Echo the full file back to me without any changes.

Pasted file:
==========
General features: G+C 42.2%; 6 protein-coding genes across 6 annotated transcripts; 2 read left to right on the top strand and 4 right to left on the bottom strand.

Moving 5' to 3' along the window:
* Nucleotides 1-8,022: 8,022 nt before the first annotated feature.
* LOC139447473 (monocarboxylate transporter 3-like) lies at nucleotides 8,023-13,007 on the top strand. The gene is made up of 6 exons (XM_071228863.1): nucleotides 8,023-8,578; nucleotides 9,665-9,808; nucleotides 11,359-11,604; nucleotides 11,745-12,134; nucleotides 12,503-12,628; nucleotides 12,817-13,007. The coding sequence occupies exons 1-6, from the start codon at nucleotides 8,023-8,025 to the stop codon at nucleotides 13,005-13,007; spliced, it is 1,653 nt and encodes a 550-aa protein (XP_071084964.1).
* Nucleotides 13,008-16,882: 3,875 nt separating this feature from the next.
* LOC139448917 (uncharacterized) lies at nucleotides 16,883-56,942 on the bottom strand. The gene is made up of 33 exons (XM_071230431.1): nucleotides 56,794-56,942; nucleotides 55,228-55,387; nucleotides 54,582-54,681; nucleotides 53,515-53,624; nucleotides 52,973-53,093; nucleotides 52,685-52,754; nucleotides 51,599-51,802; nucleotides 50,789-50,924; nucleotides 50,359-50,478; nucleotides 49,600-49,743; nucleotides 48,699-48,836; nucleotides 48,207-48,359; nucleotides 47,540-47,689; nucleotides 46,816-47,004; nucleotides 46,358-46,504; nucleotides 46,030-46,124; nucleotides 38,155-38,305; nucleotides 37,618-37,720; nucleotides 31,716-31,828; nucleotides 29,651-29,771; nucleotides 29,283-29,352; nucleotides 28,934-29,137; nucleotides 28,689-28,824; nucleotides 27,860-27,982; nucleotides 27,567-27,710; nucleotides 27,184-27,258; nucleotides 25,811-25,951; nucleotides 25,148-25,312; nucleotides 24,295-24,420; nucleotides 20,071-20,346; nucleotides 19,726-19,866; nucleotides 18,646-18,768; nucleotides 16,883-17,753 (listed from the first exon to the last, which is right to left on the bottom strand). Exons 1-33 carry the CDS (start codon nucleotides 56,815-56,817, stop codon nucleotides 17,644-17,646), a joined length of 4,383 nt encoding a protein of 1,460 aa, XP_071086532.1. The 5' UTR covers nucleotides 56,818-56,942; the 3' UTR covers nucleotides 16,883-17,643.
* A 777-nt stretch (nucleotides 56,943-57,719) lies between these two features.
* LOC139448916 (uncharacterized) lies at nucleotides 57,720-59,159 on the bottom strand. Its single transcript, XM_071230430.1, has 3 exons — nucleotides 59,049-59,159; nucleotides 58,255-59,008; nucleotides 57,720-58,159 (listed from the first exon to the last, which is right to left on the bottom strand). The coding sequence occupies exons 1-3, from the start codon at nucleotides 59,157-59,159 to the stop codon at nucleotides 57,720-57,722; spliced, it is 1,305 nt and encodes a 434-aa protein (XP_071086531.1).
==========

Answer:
General features: G+C 42.2%; 6 protein-coding genes across 6 annotated transcripts; 2 read left to right on the top strand and 4 right to left on the bottom strand.

Moving 5' to 3' along the window:
* Nucleotides 1-8,022: 8,022 nt before the first annotated feature.
* LOC139447473 (monocarboxylate transporter 3-like) lies at nucleotides 8,023-13,007 on the top strand. The gene is made up of 6 exons (XM_071228863.1): nucleotides 8,023-8,578; nucleotides 9,665-9,808; nucleotides 11,359-11,604; nucleotides 11,745-12,134; nucleotides 12,503-12,628; nucleotides 12,817-13,007. The coding sequence occupies exons 1-6, from the start codon at nucleotides 8,023-8,025 to the stop codon at nucleotides 13,005-13,007; spliced, it is 1,653 nt and encodes a 550-aa protein (XP_071084964.1).
* Nucleotides 13,008-16,882: 3,875 nt separating this feature from the next.
* LOC139448917 (uncharacterized) lies at nucleotides 16,883-56,942 on the bottom strand. The gene is made up of 33 exons (XM_071230431.1): nucleotides 56,794-56,942; nucleotides 55,228-55,387; nucleotides 54,582-54,681; nucleotides 53,515-53,624; nucleotides 52,973-53,093; nucleotides 52,685-52,754; nucleotides 51,599-51,802; nucleotides 50,789-50,924; nucleotides 50,359-50,478; nucleotides 49,600-49,743; nucleotides 48,699-48,836; nucleotides 48,207-48,359; nucleotides 47,540-47,689; nucleotides 46,816-47,004; nucleotides 46,358-46,504; nucleotides 46,030-46,124; nucleotides 38,155-38,305; nucleotides 37,618-37,720; nucleotides 31,716-31,828; nucleotides 29,651-29,771; nucleotides 29,283-29,352; nucleotides 28,934-29,137; nucleotides 28,689-28,824; nucleotides 27,860-27,982; nucleotides 27,567-27,710; nucleotides 27,184-27,258; nucleotides 25,811-25,951; nucleotides 25,148-25,312; nucleotides 24,295-24,420; nucleotides 20,071-20,346; nucleotides 19,726-19,866; nucleotides 18,646-18,768; nucleotides 16,883-17,753 (listed from the first exon to the last, which is right to left on the bottom strand). Exons 1-33 carry the CDS (start codon nucleotides 56,815-56,817, stop codon nucleotides 17,644-17,646), a joined length of 4,383 nt encoding a protein of 1,460 aa, XP_071086532.1. The 5' UTR covers nucleotides 56,818-56,942; the 3' UTR covers nucleotides 16,883-17,643.
* A 777-nt stretch (nucleotides 56,943-57,719) lies between these two features.
* LOC139448916 (uncharacterized) lies at nucleotides 57,720-59,159 on the bottom strand. Its single transcript, XM_071230430.1, has 3 exons — nucleotides 59,049-59,159; nucleotides 58,255-59,008; nucleotides 57,720-58,159 (listed from the first exon to the last, which is right to left on the bottom strand). The coding sequence occupies exons 1-3, from the start codon at nucleotides 59,157-59,159 to the stop codon at nucleotides 57,720-57,722; spliced, it is 1,305 nt and encodes a 434-aa protein (XP_071086531.1).